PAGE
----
Wood is a versatile material with a pleasant appearance that is widely used in architectural and interior applications. However, wood (including clear-coated wood) undergoes degradation when it is exposed outdoors. Wood can be protected from surface photodegradation (weathering) using reactive metal ions that are able to cross-link wood’s molecules and create complexes that are resistant to photodegradation. Metal acetylacetonates are coordination complexes of metal ions and the acetylacetonate anion. Metal acetylacetonates are used by industry to cross-link chemicals, and they have also been used as photostabilizers for polymers. One study has shown that titanium acetylacetonate can reduce the photodegradation of radiata pine veneers exposed to natural weathering. My general hypothesis is that metal acetylacetonates will be able to protect wood from photodegradation on their own or in combination with other protective systems, including clear finishes, oils and UV absorbers. I compared the photoprotective effects of six metal acetylacetonates on yellow cedar veneers and clear-coated yellow cedar and Scots pine panels. I found that the ability of metal acetylacetonates to photostabilize yellow cedar veneers varies depending on the metal in the coordination complex. Nickel, manganese, titanium and iron acetylacetonate were more effective than cobalt acetylacetonate at photostabilizing wood, based on the different measures I used to assess the degradation of weathered veneers. Iron acetylacetonate was more effective at photostabilizing lignin in weathered veneers than the other metal acetylacetonates. Manganese and titanium acetylacetonate had some positive effects on the performance of a clear polyurethane coating on Scots pine and particularly yellow cedar panels exposed to artificial accelerated weathering. Oils when combined with titanium acetylacetonate provided additional protection to wood surfaces, most notably water repellency, but the oils had negative effects (mould growth) on the appearance of panels exposed to natural weathering. I conclude that metal acetylacetonates can photostabilize wood surfaces and improve the performance of a clear polyurethane coating on wood, However, the effectiveness of metal acetylacetonates depends on the metal in the coordination complex and the wood species that are treated with the acetylacetonate. Finally, I conclude that metal acetylacetonates have potential as protective treatments, particular photoprotective primers for coatings.

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Effects of moisture-induced thickness swelling on the microstructure of oriented strand board (2017)

When wood becomes wet and then dries, restraint of shrinkage at the surface of wood by wetter surface and also sub-surface layers causes tensile stresses to develop resulting in micro-checking. Wood elements in composites such as oriented strand board (OSB) also swell and shrink when they become wet and dry. Furthermore, some wood elements are large enough to develop unbalanced surface and sub-surface tensile stresses. Hence, moisture changes and swelling and shrinkage of OSB might result in micro-checking. I test this hypothesis in this thesis. I also examine whether micro-checking contributes to thickness swelling of OSB. I used macro-photography, X-ray micro-computed tomography, and field emission scanning electron microscopy to probe the microstructure of OSB exposed to wetting and drying. These techniques were used to visualize and quantify the thickness swelling of OSB and the dimensions of micro-checks and other voids in OSB during and after wetting and drying. The spatial micro-distribution of a zinc borate biocide in OSB was also examined before and after samples were exposed to wetting and drying. Numerous surface and internal micro-checks developed in OSB exposed to wetting and drying as I hypothesized. Micro-checks developed during wetting, unlike the pattern of checking found in solid wood. Enlargement of voids was also observed during wetting and drying. Micro-checks occurred at the interface between latewood and earlywood and in the rays of softwood flakes and, less commonly, in the rays of aspen flakes. My results indicate that the pattern of micro-checking of OSB is different in some respects to that of solid wood, and suggest that micro-checking contributes to the irreversible thickness swelling of OSB. I briefly discuss the implications of my findings for the development of treatments designed to reduce the irreversible thickness swelling of OSB.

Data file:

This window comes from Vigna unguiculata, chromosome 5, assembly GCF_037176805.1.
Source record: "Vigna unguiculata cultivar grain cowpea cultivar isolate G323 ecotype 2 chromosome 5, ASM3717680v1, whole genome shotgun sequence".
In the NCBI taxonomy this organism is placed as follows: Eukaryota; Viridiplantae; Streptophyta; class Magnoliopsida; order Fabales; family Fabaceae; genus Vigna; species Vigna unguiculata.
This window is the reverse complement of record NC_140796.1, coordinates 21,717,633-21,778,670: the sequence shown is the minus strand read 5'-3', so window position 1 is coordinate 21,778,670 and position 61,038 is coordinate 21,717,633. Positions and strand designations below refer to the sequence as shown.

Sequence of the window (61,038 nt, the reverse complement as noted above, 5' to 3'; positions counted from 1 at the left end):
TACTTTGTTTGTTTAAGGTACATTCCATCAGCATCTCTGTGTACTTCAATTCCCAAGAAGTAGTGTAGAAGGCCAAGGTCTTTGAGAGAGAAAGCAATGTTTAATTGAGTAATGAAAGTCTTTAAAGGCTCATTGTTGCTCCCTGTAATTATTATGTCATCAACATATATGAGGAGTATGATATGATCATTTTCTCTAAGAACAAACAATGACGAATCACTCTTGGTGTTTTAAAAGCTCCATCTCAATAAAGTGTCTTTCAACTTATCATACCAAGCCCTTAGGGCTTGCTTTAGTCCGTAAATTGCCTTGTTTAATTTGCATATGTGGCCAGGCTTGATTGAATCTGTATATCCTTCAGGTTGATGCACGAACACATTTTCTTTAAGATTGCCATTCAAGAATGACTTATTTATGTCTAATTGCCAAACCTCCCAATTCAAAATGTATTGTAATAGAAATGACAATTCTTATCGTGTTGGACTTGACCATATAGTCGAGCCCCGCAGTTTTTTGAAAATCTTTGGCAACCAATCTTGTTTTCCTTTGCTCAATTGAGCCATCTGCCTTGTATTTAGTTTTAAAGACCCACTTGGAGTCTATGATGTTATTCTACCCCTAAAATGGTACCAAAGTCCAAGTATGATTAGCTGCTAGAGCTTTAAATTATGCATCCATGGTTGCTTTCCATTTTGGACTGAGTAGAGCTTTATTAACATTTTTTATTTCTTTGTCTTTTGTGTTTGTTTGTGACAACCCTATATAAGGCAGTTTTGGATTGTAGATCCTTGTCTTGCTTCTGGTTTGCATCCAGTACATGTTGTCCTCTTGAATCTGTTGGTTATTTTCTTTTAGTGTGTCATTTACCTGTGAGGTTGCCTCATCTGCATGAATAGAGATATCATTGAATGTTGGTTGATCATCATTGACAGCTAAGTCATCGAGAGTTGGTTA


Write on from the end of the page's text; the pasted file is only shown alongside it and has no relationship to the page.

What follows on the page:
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Reducing the Surface Checking of Deck-Boards Exposed to Natural Weathering: Effects of Wood Species and Surface Profiling (2015)